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Our investment process not only leverages four specific factors that have been proven to enhance return and reduce risk, it is also customized to best fit your overall financial goals. Shakespeare combines technical knowledge, with ongoing advice, the ability to implement change on a timely basis, and investing your assets in a manner that meets your specific needs. The result is you win.
So how do you find out what type of adviser someone is? Ask your adviser what broker-dealer they are registered with. If they are a Fee-Based adviser, a broker dealer will be listed on their website and business cards, and you’ll see words like ‘Securities offered by…..’ and acronyms like SIPC and FINRA, followed by lots of legal disclaimers. Fee-Only advisers like Shakespeare, must register with the SEC and do not have to register with a broker dealer.
- A more complex financial situation relative to the average investor.
- Several moving parts to a financial plan, including multiple retirement accounts, investment accounts, real estate investments, second homes, businesses, LLC investments, complex family dynamics and more.
- They have saved consistently throughout their lives; and their asset levels now require the guidance of a more sophisticated adviser.
- They are preparing for retirement, needing help navigating Social Security, Medicare, 401k Rollovers, Pension distributions, tax planning, etc.
- They may be experiencing life transitions, such as loss of a loved one, divorce, widowed, business sale, retirement, career change, and more.
- Their number one asset is their family, and they have a strong desire to provide contingency planning for their family. They want to make sure they have a trusted adviser in place to help manage the family’s finances before a sickness or death occurs.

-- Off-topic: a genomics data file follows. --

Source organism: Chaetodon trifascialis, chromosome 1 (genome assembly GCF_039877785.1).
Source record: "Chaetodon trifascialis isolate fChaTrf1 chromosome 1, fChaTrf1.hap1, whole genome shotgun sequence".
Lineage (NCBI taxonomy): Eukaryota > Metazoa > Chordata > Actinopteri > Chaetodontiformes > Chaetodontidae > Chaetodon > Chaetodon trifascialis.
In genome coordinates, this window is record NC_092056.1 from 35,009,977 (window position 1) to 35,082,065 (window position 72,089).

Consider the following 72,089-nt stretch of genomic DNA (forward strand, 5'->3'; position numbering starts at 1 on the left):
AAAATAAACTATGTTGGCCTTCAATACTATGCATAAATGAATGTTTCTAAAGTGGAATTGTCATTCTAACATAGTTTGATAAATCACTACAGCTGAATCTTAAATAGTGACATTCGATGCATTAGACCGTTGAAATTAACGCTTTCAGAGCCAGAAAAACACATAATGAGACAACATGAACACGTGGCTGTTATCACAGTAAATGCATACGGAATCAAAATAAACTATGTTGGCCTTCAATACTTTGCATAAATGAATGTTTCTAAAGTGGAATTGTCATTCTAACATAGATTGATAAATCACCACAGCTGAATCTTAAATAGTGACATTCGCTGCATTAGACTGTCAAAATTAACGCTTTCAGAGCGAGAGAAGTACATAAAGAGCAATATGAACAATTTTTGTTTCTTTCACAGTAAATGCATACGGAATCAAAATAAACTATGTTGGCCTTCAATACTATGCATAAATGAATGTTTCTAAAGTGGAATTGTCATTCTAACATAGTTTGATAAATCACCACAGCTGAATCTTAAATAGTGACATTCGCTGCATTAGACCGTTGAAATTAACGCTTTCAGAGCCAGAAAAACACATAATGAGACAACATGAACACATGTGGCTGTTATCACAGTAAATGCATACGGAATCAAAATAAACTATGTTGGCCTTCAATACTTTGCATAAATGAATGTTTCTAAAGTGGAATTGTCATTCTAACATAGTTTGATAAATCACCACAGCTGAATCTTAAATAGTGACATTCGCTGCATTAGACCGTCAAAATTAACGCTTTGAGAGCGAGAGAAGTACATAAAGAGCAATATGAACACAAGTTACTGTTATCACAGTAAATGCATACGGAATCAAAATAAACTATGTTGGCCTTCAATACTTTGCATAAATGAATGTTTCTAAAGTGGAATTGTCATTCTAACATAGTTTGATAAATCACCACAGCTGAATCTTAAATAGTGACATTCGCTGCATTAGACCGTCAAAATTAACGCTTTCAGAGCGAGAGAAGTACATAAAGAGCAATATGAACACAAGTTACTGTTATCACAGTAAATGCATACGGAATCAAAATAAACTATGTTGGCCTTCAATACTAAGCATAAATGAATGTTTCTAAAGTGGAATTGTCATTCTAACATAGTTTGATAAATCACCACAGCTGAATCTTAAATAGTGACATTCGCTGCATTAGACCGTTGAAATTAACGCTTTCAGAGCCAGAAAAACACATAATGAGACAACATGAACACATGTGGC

- Many live modest lives but have accumulated significant assets.
If you have a long term disability and don’t have proper LTC or disability coverage, the life insurance cash value could be used to pay bills OR the death benefit could be used to ‘reimburse’ your survivors for money that was spent out of pocket on your end of life care.
- Quantify your expenses, both current & future.
- Quantify your income, both current & future.
- Quantify your assets, both current & future.
- Understand the significance of inflation and its impact on expenses, income and assets.
- Understand the significance of sequence of returns during the distribution phase.
- Identify different ways to arrange your spending (either a static or dynamic approach to spending).
- Build a cash flow reserve ladder that matches short term liquidity needs with your immediate income needs.
- Build an investment portfolio that encompasses all of the above, accounting for the potential of both bull and bear markets. Use disciplines such as account rebalancing to keep your plan within safe parameters.
- Create a ‘synthetic paycheck’ from your assets, with scheduled monthly withdrawals to be deposited into your checking account to facilitate your cash flow needs.
- Stress test your financial plan to ensure your plan is working.